is not always spectacular. It is often quiet, lacking in fanfare.
It can also be slow in the making. These unspectacular successes
are, however, the most important ones because they create
lasting change. This is certainly the kind of success being
enjoyed by the Colombian Red Cross as it addresses essential
national problems and carves a place for itself in peacebuilding
and national reconciliation. And with all due respect to its
own quiet nature, it is a success that should be upheld as
a role model both within and outside the Red Cross and Red
The internal strife and political chaos that mark this decade
have simultaneously provoked a search for peace, and National
Societies, operating on the principles of humanity, neutrality,
impartiality and unity, are natural players in any peace process.
The Cambodian Red Cross and the Palestinian Red Crescent have
demonstrated the increased understanding and confidence-building
that unification brings with it. The Mozambique Red Cross
has taken on sensitive tasks in conflict areas. In Rwanda,
the National Society is asking itself how it can contribute
to peace and reconciliation.
Colombia offers excellent lessons in this regard. First among
them is the lesson of ingenuity: contributing to peace is
by no means limited to the narrow confines of negotiation.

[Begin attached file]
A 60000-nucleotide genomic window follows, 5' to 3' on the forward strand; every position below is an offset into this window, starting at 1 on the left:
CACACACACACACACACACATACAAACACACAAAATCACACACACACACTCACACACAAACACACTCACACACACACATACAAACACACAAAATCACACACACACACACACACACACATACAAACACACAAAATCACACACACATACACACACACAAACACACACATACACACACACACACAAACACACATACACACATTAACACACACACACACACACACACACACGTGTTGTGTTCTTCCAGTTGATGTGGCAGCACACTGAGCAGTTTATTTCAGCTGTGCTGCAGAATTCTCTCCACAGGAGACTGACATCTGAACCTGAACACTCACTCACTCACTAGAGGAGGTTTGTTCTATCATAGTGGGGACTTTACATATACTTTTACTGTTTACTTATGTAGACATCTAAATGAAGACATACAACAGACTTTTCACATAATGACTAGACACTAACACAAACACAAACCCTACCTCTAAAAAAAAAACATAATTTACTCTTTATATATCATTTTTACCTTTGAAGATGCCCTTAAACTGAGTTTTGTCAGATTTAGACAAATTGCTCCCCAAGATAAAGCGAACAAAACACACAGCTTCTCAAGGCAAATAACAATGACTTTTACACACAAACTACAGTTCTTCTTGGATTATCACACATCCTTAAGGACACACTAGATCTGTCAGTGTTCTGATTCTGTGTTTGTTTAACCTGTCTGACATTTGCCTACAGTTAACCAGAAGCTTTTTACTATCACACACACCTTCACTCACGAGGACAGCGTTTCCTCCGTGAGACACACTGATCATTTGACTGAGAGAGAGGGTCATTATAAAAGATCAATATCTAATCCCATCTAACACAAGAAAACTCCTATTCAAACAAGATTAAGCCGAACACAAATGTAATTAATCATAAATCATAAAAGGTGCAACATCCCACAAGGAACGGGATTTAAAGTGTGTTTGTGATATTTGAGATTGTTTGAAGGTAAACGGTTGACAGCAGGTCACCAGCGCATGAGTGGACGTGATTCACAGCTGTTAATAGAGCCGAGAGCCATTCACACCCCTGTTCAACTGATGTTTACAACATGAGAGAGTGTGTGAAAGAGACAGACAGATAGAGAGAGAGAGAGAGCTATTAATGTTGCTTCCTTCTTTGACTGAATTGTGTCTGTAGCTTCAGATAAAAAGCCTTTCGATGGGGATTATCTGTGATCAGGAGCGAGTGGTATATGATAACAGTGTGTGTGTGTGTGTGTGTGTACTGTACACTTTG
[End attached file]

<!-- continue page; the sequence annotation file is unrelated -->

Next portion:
In Colombia, peacebuilding means taking care of street children
or advocating for the needs of poor communities. This is because
the Colombian Red Cross consciously mapped out a strategy
to apply its principles and goals to the current needs of
the country. It breathed life into international humanitarian
law and came up with innovative, long-term solutions to complex
The second lesson has to do with the distinctly national
character of the reconciliation process. Foreigners can’t
do it. No matter that outsiders broker then institute peace
accords, when it comes to age-old enemies having to work and
live together day in and day out, it is national organisations
and national cooperation that counts. The historic handshake
may make it to television screens and newspaper headlines,
but the real success lies in countless numbers of ordinary
handshakes that follow.
Finally, the Colombian Red Cross has something truly universal
to teach its counterparts around the world, something not
at all related to peace or reconciliation processes. National
Societies often complain that it is difficult to attract and
maintain the interest of young people.
This is not the case in Colombia, though, and the reason
is a simple matter of relevance. In trying to tackle its country’s
many problems, the Colombian Red Cross has made sure its activities
and aims are relevant; they captivate youth because they respond
to their world.
This is not to say that the task the Colombian Red Cross has
set itself is an easy one. On the contrary, in a context of
such extremes, treading a middle road is both arduous and
fraught with obstacles. But, with the inventiveness, courage
and persistence that it has already demonstrated, the National
Society possesses all the qualities required to build on its